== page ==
Submitted by Double Negative on May 30, 2016 - 9:23am
We've had an article on the site for a while now, called "Is the M8 Still a Good Choice?" that looks at the Leica M8 in the critical light of today's standards. Below is a new video by Mattias Burling that also takes a look at this venerable camera. In both cases, the conclusion was that the M8 is still a digital Leica and still takes the same great photos it always did. Check 'em out and read more below for the video!
Submitted by Double Negative on October 21, 2015 - 2:40pm
Added today is the Leica SL: A Camera In Search of a Market article.
Now that the initial rush of the announcement is over... We take a critical look at how this camera is positioning itself in the market.
Submitted by Double Negative on September 12, 2015 - 8:17am
Over on What Digital Camera is a story talking about "The delight factor of cameras" and interestingly enough, features the Leica Q. It's an intangible, hard to quantify feeling but as Leica shooters, we all know it. As they put it, "the delight factor may be an emotional response to a camera, but it’s as important as any physical feature." We'd have to agree. What about you?
Submitted by Double Negative on September 1, 2015 - 9:42am
Submitted by Double Negative on August 27, 2015 - 3:24pm
Submitted by Double Negative on August 5, 2015 - 10:19am
In an article over on Apple Mac site Cult of Mac called "Leica invented autofocus, then abandoned it" they take a look at how Leica spent nearly 20 years patenting technology in the late 70s that would take focusing out of the hands of the photographer - but then dropped it, figuring its customers already knew how to focus their cameras. Leica used its Leicaflex SL2 for the autofocus prototype and used a a 50mm lens with a servo motor. Two LEDs on top of the viewfinder assisted in detecting the highest contrast of a subject, while the motor turned the focus ring. Surprisingly, it worked well in low light but wasn’t that fast, because it took a number of gears for the motor to generate enough torque to turn the focus ring. Furthermore, the motor housing was converted to hold six batteries that lasted only an hour! Leica sold the technology to Minolta, which marketed the first successful autofocus SLR with the Minolta Maxxum 7000 just five years later...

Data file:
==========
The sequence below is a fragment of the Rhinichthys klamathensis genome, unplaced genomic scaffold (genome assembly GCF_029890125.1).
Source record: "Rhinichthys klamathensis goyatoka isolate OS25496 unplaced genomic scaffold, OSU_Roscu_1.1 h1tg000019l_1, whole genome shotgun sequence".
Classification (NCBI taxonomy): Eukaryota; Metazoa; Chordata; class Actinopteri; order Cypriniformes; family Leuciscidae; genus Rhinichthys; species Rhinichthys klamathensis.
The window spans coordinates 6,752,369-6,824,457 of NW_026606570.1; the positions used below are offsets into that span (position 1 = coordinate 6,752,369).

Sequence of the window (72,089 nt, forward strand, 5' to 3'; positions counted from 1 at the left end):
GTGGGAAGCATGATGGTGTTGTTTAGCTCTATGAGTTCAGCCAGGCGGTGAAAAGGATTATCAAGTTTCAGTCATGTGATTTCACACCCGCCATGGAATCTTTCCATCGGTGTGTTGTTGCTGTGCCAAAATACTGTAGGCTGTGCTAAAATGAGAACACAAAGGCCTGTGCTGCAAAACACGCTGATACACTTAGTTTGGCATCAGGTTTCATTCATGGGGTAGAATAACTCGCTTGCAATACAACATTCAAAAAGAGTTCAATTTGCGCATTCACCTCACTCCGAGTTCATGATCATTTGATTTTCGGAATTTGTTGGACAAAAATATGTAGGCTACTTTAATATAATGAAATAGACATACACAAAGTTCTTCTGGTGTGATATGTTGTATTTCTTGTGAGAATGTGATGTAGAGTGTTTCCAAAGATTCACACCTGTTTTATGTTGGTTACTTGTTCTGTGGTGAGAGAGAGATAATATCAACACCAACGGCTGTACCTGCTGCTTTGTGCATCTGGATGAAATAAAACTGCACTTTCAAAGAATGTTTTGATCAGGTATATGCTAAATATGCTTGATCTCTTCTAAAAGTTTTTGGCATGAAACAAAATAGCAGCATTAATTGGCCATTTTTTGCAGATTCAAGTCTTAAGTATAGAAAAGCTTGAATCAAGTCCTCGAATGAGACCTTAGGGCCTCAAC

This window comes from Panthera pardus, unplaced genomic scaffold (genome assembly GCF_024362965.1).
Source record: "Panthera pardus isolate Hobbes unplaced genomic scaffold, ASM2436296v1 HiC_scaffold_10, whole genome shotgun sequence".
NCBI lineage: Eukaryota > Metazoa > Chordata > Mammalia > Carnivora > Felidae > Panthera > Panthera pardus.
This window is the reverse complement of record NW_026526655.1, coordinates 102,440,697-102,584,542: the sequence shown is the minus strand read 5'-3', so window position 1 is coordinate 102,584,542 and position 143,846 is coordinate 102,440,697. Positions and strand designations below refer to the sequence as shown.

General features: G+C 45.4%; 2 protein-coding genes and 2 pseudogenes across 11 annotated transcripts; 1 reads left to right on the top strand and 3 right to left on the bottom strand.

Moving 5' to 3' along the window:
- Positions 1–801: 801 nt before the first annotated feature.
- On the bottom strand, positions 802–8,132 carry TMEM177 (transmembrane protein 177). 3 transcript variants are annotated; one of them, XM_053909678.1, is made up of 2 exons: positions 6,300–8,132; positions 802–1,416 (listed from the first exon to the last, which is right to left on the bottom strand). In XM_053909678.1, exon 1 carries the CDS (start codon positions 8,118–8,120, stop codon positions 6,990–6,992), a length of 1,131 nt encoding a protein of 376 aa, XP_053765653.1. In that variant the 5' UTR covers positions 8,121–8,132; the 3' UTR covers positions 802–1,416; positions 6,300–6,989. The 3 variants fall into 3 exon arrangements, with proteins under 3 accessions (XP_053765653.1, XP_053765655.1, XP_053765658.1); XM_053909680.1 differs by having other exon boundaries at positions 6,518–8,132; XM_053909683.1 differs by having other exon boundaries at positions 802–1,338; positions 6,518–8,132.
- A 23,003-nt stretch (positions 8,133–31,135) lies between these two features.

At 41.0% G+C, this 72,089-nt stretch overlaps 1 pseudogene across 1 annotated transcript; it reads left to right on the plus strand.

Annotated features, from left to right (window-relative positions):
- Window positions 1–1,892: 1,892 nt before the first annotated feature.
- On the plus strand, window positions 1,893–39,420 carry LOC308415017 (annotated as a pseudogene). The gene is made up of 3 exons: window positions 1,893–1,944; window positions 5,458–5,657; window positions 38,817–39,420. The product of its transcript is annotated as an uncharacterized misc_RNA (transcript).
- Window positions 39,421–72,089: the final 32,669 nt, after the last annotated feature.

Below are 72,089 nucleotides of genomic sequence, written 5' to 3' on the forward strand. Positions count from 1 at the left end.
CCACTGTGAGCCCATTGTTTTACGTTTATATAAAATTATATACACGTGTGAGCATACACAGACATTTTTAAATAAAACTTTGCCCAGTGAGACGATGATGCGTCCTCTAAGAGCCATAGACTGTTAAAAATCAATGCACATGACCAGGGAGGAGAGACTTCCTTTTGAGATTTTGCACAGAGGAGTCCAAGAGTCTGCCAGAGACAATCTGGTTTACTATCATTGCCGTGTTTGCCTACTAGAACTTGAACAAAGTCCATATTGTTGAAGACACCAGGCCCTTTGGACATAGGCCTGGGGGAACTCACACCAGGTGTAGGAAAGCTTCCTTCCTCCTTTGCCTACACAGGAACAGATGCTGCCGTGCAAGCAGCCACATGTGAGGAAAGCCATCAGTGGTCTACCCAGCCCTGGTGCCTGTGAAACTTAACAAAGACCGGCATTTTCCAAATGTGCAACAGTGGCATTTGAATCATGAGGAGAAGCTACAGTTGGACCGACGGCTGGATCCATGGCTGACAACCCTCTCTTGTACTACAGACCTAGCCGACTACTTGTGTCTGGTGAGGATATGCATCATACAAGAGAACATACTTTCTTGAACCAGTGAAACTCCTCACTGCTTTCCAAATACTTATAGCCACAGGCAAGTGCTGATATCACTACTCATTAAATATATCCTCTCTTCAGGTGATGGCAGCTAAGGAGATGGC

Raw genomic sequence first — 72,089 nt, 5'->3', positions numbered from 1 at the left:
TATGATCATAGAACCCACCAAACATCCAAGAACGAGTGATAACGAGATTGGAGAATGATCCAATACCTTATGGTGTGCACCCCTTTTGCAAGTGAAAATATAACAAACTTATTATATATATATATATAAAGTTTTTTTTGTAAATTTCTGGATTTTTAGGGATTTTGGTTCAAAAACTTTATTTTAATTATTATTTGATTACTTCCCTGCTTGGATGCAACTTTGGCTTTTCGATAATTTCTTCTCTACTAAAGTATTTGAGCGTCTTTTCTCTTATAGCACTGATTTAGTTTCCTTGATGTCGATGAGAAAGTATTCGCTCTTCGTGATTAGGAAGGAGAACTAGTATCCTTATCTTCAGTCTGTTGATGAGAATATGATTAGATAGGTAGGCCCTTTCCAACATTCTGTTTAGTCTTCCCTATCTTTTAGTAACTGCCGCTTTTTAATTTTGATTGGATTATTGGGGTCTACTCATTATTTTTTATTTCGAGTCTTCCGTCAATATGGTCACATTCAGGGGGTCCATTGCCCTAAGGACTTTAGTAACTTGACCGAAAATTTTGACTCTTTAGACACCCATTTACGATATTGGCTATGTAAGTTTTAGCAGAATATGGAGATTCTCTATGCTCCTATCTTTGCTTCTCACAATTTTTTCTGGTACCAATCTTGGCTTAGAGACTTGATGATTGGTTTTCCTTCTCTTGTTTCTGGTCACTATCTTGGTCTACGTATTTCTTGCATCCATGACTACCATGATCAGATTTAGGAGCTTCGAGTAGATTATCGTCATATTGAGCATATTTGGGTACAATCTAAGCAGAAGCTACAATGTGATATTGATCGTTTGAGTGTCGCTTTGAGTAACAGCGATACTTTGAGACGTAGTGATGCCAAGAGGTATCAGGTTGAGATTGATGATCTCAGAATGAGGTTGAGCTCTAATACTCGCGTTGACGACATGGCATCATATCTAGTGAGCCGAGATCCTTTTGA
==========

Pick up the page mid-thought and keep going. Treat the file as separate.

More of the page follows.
Submitted by Double Negative on August 5, 2015 - 10:07am